Mellanöstern och Nordafrika Tidningen
Published On: tor, Nov 1st, 2018

Is the Bombing of Yemen about to End?

The fallout from the Saudi murder of journalist Jamal Kashoggi in Istanbul has far-reaching consequences. Not only did the investment fair of Davos in the Desert see some major deserters, but Bin Salman actually said something nice about Qatar.  Coverage of the Kashoggi affair has at long last also opened up major media coverage of the Saudi role in the war in Yemen, including a New York Times article on “The Tragedy of Saudi Arabia’s War.”  Note that this is a Saudi war, just as Kashoggi was a Saudi murder.

Now there is a glimmer of hope as the United States is finally calling for an immediate end to the war.  On Tuesday Secretary of State Mike Pompeo made it clear at last: “The time is now for the cessation of hostilities, including missile and UAV strikes from Houthi-controlled areas into the Kingdom of Saudi Arabia and the United Arab Emirates. Subsequently, Coalition air strikes must cease in all populated areas in Yemen.” Secretary of Defense James Mattis also weighed in: “The longer-term solution, and by longer-term, I mean 30 days from now, we want to see everybody sitting around the table, based on a ceasefire, based on a pullback from the border, and then based on ceasing dropping of bombs, that will permit the [U.N.] special envoy — Martin Griffiths, who’s very good, he knows what he’s doing — to get them together in Sweden and end this war.”

This call for an end to the war is diplomatically cautious, calling on the Huthis to stop their missile attacks (which are a nuisance rather than a real threat to the Saudis) first, and limiting the coalition’s culpability to “populated areas,” as opposed to all civilian casualties and all bombing. But it does give the Saudis a face-saving exit for the first time. The fact is that if the U.S. pulled out all of its logistical support, the war would be over immediately. The idea that simply sending billions of dollars worth of military hardware to Saudi Arabia and the Gulf ensures the local ability to properly use them, and especially to do so with some ethical standards, is absurd. In an ironic twist, the past U.S. dependence on Saudi oil has switched with Saudi dependence on American military expertise. 

Better late than never is an old saying that is hard to complain about.  But this call is far too late for the thousands of Yemenis who have died, the million-plus cholera victims and the current worst humanitarian crisis in the world. Human rights organizations, including virtually all United Nations organizations apart from the pathetic Security Council (which authorized the tragedy in the first place), have been warning about the loss of life and war crimes on all sides since the war started.  Over six months ago it was known that Yemen had a million cases of cholera, directly related to the breakdown of services due to the war.  Horrific bombings of funerals and school busses have passed by with no action whatsoever. The fact that it has taken over three years for Western support of the Saudi war on Yemen to finally have a wake-up call is an indictment of these same powers as co-conspirators in the destruction of Yemen.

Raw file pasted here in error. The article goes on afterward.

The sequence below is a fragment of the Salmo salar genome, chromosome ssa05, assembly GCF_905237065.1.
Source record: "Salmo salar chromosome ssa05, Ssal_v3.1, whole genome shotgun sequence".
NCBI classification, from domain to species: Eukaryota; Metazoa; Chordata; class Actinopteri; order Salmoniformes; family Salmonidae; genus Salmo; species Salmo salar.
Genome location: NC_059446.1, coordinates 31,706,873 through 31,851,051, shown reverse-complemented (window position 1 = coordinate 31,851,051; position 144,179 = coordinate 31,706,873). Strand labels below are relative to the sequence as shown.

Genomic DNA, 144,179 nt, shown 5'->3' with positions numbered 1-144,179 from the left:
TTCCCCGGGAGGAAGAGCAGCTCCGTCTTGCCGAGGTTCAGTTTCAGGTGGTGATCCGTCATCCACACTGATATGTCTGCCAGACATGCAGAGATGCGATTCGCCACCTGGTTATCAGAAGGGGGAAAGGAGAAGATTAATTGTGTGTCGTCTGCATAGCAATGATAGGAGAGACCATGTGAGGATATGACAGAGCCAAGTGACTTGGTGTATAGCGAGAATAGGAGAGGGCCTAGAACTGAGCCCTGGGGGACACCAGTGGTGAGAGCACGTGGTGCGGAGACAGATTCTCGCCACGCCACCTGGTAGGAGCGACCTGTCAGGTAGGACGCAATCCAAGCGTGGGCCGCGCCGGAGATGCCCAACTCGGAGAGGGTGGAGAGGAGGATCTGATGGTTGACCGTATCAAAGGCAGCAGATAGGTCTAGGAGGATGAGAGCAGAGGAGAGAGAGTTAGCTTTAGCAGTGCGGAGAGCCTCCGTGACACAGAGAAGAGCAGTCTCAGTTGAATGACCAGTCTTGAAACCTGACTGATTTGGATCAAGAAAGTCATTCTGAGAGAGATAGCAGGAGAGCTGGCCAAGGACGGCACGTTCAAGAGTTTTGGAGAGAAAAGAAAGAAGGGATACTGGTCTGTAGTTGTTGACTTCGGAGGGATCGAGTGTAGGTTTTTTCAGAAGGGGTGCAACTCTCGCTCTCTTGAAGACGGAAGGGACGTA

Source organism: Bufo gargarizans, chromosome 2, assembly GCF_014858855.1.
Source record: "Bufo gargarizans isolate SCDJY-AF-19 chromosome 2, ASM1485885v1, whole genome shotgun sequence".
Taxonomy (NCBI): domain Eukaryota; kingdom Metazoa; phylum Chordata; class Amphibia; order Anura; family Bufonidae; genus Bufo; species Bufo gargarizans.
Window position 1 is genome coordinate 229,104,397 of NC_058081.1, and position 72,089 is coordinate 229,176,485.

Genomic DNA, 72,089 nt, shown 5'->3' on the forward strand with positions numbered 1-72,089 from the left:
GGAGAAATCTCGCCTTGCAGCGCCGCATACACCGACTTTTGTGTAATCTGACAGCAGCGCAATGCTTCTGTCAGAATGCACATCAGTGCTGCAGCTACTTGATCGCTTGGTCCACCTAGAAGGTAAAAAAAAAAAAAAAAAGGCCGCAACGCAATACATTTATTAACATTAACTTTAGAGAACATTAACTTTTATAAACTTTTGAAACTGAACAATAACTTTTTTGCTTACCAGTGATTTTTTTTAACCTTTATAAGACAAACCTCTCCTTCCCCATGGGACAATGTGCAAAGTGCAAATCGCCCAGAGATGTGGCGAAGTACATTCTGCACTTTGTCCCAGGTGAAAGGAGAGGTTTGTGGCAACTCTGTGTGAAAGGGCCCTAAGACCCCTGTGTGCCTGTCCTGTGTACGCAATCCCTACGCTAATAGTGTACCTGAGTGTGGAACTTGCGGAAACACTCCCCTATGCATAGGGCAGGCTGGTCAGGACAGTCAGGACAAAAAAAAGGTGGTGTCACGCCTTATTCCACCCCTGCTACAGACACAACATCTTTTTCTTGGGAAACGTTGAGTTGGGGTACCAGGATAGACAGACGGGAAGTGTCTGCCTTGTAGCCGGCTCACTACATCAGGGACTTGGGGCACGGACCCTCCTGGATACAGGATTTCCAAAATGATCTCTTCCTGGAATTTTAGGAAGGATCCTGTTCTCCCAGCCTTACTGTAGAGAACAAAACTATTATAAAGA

Ending the bombing is an important first step. It is abundantly clear by now that bombing does not win a war and it surely does not win the hearts and minds of the people who are targets. The royal fools in Riyadh who thought their “Decisive Storm” would be over in a matter of days (like the 6-Day war of Israel) were wrong. This is no different than the plot to kill and dismember Kashoggi in a bugged consulate. The House of Saud, one of the bloodiest and most regressive regimes in the world, has come face to face with the truth of Ibn Khaldun’s model of dynasty death some six centuries ago. Here is what Ibn Khaldun said: 

“Energy gives way to indolence, and wickedness, deceit, cunning and trickery are developed by fear of physical violence. These tendencies soon become ingrained habits, corrupting the human quality which men acquire through social intercourse and which consists of manliness and the ability to defend oneself and one’s household. Such men become dependent on others for protection; their souls even become too lazy to acquire virtue or moral beauty.”

The inevitable decay of those who gain and maintain power is on full display in the Saudi stable of royal yachts, palaces, private jets, bloated bank accounts that the princes of the regime have assembled.

If the bombing does end soon, it will only be the beginning. The blockade of food and medical supplies must stop as well. Yemenis must be allowed to decide on their own future rather than re-installing a puppet that no one in Yemen wants or becoming a proxy pawn in the Saudi conflict with Iran. The level of destruction will require massive amounts of foreign aid, but there is no doubt that it will unfortunately come with political strings attached. The road to recover will be incredibly difficult, given the damage on all aspects of Yemeni society and the proliferation of sectarian violence.  But at least the skies will be clear of modern-day fire and brimstone.

About the Author

- Anthropologist and historian with 40 years of experience researching and working in Yemen. Varisco is currently the President of the American Institute for Yemeni Studies, a Senior Postdoctoral Scholar at the Institute for Social Anthropology at the Austrian Academy of Sciences, and an expert advisor to MENA Tidningen.